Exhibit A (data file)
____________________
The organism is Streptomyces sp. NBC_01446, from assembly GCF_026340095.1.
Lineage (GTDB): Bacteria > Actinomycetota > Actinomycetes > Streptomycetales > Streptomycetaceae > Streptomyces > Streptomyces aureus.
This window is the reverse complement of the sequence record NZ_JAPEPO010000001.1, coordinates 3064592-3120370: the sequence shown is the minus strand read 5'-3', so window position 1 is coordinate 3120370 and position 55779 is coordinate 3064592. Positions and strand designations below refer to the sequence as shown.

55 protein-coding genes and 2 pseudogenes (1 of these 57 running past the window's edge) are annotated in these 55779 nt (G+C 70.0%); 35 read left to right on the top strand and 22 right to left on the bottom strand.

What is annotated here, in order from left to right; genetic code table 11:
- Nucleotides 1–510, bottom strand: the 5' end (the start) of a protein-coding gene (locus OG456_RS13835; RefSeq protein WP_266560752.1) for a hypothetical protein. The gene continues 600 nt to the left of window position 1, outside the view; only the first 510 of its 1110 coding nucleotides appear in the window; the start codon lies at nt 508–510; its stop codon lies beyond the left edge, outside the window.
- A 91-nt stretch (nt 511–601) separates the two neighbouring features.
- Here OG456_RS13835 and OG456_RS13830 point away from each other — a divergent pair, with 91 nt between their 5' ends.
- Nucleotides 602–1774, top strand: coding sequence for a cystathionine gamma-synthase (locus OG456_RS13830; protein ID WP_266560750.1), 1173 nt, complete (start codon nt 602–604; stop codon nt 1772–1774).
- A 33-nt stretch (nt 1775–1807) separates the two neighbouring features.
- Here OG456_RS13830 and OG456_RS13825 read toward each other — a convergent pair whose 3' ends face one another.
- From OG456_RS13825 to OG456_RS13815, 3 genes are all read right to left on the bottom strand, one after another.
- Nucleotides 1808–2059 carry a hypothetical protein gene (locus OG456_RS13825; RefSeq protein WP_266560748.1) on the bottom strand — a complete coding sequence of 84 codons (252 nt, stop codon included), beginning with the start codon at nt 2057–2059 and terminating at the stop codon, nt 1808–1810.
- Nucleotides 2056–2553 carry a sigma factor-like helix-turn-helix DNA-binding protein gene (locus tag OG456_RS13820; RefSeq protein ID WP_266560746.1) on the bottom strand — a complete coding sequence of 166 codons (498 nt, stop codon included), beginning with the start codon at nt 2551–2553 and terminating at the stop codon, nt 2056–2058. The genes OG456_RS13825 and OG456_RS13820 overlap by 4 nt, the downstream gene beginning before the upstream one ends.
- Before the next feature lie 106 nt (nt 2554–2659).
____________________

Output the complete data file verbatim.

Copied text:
The organism is Streptomyces sp. NBC_01446, from assembly GCF_026340095.1.
Lineage (GTDB): Bacteria > Actinomycetota > Actinomycetes > Streptomycetales > Streptomycetaceae > Streptomyces > Streptomyces aureus.
This window is the reverse complement of the sequence record NZ_JAPEPO010000001.1, coordinates 3064592-3120370: the sequence shown is the minus strand read 5'-3', so window position 1 is coordinate 3120370 and position 55779 is coordinate 3064592. Positions and strand designations below refer to the sequence as shown.

55 protein-coding genes and 2 pseudogenes (1 of these 57 running past the window's edge) are annotated in these 55779 nt (G+C 70.0%); 35 read left to right on the top strand and 22 right to left on the bottom strand.

What is annotated here, in order from left to right; genetic code table 11:
- Nucleotides 1–510, bottom strand: the 5' end (the start) of a protein-coding gene (locus OG456_RS13835; RefSeq protein WP_266560752.1) for a hypothetical protein. The gene continues 600 nt to the left of window position 1, outside the view; only the first 510 of its 1110 coding nucleotides appear in the window; the start codon lies at nt 508–510; its stop codon lies beyond the left edge, outside the window.
- A 91-nt stretch (nt 511–601) separates the two neighbouring features.
- Here OG456_RS13835 and OG456_RS13830 point away from each other — a divergent pair, with 91 nt between their 5' ends.
- Nucleotides 602–1774, top strand: coding sequence for a cystathionine gamma-synthase (locus OG456_RS13830; protein ID WP_266560750.1), 1173 nt, complete (start codon nt 602–604; stop codon nt 1772–1774).
- A 33-nt stretch (nt 1775–1807) separates the two neighbouring features.
- Here OG456_RS13830 and OG456_RS13825 read toward each other — a convergent pair whose 3' ends face one another.
- From OG456_RS13825 to OG456_RS13815, 3 genes are all read right to left on the bottom strand, one after another.
- Nucleotides 1808–2059 carry a hypothetical protein gene (locus OG456_RS13825; RefSeq protein WP_266560748.1) on the bottom strand — a complete coding sequence of 84 codons (252 nt, stop codon included), beginning with the start codon at nt 2057–2059 and terminating at the stop codon, nt 1808–1810.
- Nucleotides 2056–2553 carry a sigma factor-like helix-turn-helix DNA-binding protein gene (locus tag OG456_RS13820; RefSeq protein ID WP_266560746.1) on the bottom strand — a complete coding sequence of 166 codons (498 nt, stop codon included), beginning with the start codon at nt 2551–2553 and terminating at the stop codon, nt 2056–2058. The genes OG456_RS13825 and OG456_RS13820 overlap by 4 nt, the downstream gene beginning before the upstream one ends.
- Before the next feature lie 106 nt (nt 2554–2659).